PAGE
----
By Kelly Dearmore
By Jim Schutze
By Rachel Watts
By Lauren Drewes Daniels
By Anna Merlan
By Lee Escobedo
By Alice Laussade
What a difference a decade makes. After Snoop Dogg first fired up his spliffed-out delivery on Dr. Dre's The Chronic in 1992, he quickly became not only rap's first bona fide super-duper star but the very essence of gangsta rap. Sure, N.W.A., the Geto Boys and BDP hit harder and with more verbal audacity, but Snoop put the G-funk in gangsta's street-talking blues, the head-bob bounce in its rat-a-tat-tat taunts. This fucker was bling before BG, was higher rolling before Puffy went Diddy, dirty before Cash got Money and chin-deep in booty before Lil' Troy even wannabe a baller.
But that still doesn't explain Snoop's lasting presence. In the short three years from 1993's Doggstyle debut to 1996 follow-up The Doggfather, a lot of shit went down. There was that murder trial he was tangled up in, and Snoop became a Dogg father in the for-real-though sense of the word. Soon, Biggie and 2Pac would suffer the ultimate fate for their art, putting a heap of pressure on gangsta rap to take care of its own house. And Snoop didn't seem to be doing himself any favors on that count by bailing on Marion "Suge" Knight's Death Row house in favor of Master P's No Limit franchise.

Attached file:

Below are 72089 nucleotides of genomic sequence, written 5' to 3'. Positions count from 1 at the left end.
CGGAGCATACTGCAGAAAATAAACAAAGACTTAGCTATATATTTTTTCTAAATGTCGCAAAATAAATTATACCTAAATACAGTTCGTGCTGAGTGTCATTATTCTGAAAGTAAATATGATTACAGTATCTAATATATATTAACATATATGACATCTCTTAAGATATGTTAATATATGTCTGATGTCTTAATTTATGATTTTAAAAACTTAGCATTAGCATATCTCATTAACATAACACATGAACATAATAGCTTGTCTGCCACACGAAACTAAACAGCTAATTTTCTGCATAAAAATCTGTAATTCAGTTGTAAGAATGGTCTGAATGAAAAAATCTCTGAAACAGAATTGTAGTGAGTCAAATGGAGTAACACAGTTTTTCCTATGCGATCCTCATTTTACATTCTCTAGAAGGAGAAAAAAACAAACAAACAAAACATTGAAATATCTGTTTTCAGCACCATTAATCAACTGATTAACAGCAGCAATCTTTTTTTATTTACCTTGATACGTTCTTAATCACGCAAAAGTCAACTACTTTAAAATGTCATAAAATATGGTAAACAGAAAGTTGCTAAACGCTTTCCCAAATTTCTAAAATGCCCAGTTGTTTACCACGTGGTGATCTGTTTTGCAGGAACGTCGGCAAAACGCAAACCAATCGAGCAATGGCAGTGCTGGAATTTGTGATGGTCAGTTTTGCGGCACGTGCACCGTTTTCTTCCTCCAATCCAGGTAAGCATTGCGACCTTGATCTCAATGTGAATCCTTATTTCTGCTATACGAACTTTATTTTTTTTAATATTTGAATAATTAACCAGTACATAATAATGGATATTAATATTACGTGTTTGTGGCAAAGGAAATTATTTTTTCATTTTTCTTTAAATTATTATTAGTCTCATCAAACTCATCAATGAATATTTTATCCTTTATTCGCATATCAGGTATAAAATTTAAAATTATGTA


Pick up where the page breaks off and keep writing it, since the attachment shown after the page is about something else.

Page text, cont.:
Snoop wandered through the wreckage the way he always has--with his head held high but hanging back to get a good look at what's going on. At least, that's how he's always sounded on his albums. Snoop's smooth, almost sluggish delivery barely seems to be able to keep up with the beat, much less reach for center stage. He often sounds like he's so far back in the mix that you suspect he recorded it from the rear of a limo with a blunt in one fist and a mike in the other.
He's been able to finagle that laid-back approach into his own personal style. He's no longer the young bad boy leering a sneer in the face of authority, but a suave avenging disco godfather for the hip-hop nation. This dawg's even got a full-fledged acting career brewing, making what appears to be a lead turn in Ernest Dickerson's upcoming Bones. It's a roundabout way of saying that Snoop has what very few rappers do: a stage presence that radiates with the charisma of a front man.
Snoop live is a trip up into the all-night party of clubland, a rollicking jaunt down his memory lane of hits--"Who I Am (What's My Name?)," "Gin and Juice"--and new attitudes of "Hennesy n Buddah." Though his jams don't have the lively, off-the-wall beat angles of Outkast's alien life forms or Timbaland's trickery--even though Norfolk, Virginia's future-world producer handled two tracks on Snoop's latest, last year's The Last Meal--in 2001, Snoop still delivers the goods.